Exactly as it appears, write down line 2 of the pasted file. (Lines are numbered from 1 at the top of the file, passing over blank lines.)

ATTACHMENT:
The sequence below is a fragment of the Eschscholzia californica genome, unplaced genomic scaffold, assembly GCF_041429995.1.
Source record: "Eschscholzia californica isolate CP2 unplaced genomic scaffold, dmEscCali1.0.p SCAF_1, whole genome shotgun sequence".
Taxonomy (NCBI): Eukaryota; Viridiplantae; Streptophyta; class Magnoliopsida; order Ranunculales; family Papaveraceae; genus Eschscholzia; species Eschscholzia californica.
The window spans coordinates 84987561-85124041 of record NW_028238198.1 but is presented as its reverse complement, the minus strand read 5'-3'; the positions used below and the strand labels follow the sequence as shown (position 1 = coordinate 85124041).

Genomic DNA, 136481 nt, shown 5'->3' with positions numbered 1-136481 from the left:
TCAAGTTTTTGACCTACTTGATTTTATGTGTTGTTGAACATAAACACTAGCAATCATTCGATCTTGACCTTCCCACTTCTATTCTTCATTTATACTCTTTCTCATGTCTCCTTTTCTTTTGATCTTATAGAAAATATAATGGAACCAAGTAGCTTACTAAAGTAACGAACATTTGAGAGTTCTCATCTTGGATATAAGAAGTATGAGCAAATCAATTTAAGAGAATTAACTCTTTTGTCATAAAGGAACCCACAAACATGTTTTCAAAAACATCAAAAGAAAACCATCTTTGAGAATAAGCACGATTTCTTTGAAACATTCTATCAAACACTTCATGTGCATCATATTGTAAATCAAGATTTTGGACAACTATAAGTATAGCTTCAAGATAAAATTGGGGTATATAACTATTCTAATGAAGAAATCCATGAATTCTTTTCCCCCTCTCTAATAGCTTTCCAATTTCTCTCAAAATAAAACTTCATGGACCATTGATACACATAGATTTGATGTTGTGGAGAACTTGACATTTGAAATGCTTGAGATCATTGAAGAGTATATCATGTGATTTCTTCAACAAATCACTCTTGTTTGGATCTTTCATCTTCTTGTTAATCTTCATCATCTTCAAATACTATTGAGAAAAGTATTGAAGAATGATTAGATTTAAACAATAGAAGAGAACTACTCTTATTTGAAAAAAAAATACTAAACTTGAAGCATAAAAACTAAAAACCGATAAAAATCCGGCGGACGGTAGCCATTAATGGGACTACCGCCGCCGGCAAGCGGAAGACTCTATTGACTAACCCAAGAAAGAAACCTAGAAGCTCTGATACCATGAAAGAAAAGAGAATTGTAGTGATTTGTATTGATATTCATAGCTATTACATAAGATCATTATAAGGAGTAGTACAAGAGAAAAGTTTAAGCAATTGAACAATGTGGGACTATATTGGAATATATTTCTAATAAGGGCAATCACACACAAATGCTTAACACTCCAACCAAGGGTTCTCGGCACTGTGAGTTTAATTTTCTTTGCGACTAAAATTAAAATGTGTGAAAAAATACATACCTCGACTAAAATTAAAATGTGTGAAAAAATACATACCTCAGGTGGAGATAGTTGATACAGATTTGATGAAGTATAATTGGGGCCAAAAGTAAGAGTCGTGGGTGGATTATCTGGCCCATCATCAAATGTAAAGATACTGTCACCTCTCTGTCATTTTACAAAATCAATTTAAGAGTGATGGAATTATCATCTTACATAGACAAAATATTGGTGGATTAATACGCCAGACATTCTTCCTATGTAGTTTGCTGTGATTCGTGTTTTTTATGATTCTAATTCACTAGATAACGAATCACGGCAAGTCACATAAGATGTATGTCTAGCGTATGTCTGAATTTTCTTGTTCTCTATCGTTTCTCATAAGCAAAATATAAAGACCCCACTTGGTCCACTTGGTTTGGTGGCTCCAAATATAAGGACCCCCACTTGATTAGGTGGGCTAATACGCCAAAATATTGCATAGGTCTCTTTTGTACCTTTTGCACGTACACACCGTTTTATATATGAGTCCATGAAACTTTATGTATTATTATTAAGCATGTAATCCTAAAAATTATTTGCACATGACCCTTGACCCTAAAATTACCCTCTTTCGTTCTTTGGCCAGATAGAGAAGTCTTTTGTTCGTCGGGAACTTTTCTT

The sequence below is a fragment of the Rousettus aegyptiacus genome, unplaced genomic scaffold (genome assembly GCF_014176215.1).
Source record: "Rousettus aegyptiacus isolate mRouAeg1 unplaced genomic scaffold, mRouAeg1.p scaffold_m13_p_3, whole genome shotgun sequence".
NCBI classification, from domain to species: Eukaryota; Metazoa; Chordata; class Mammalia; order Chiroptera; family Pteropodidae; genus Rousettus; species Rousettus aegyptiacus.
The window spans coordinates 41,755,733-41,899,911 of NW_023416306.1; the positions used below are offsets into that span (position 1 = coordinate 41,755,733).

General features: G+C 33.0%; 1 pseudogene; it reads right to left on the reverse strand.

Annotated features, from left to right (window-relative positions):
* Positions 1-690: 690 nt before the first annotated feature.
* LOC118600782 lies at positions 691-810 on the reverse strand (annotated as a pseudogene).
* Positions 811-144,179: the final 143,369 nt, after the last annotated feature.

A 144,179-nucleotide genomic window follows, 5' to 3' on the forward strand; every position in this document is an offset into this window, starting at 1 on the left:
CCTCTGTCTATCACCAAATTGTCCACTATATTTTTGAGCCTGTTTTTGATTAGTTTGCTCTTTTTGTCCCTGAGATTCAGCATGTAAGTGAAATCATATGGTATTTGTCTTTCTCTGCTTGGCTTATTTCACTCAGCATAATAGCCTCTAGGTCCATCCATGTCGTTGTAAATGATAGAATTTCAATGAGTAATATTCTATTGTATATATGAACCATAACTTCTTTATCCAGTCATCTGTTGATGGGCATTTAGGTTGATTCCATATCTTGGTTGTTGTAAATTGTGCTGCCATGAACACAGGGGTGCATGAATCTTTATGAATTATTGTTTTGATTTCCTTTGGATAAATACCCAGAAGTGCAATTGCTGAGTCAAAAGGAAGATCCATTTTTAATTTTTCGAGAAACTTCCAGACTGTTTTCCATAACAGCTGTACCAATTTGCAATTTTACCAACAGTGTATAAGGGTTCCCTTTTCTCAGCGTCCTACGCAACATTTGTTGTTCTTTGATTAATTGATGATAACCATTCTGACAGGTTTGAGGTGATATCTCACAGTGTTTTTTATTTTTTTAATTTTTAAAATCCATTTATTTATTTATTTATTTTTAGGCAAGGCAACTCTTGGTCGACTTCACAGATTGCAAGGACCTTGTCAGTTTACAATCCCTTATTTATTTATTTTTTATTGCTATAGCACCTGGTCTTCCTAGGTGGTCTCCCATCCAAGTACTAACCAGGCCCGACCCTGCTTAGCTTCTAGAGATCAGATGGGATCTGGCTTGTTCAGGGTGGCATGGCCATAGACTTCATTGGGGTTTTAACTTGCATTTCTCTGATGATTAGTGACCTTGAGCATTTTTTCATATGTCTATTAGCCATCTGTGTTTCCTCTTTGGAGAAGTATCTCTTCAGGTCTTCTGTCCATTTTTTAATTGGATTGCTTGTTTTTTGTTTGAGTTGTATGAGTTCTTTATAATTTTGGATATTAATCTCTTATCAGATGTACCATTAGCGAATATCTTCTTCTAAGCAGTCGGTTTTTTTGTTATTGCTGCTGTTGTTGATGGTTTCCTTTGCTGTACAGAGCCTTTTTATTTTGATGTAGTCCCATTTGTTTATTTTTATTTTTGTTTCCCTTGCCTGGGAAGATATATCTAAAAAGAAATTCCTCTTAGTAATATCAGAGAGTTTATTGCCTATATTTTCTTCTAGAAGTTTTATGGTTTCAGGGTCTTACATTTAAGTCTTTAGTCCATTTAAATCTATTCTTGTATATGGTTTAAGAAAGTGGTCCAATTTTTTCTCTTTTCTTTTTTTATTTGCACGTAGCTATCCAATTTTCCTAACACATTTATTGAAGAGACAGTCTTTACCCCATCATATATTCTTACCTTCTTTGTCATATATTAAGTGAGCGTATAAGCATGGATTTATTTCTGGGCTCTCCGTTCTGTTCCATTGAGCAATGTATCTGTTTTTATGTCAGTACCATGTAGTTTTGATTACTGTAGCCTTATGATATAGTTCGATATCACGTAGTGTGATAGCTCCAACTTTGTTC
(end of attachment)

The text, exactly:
Source record: "Eschscholzia californica isolate CP2 unplaced genomic scaffold, dmEscCali1.0.p SCAF_1, whole genome shotgun sequence".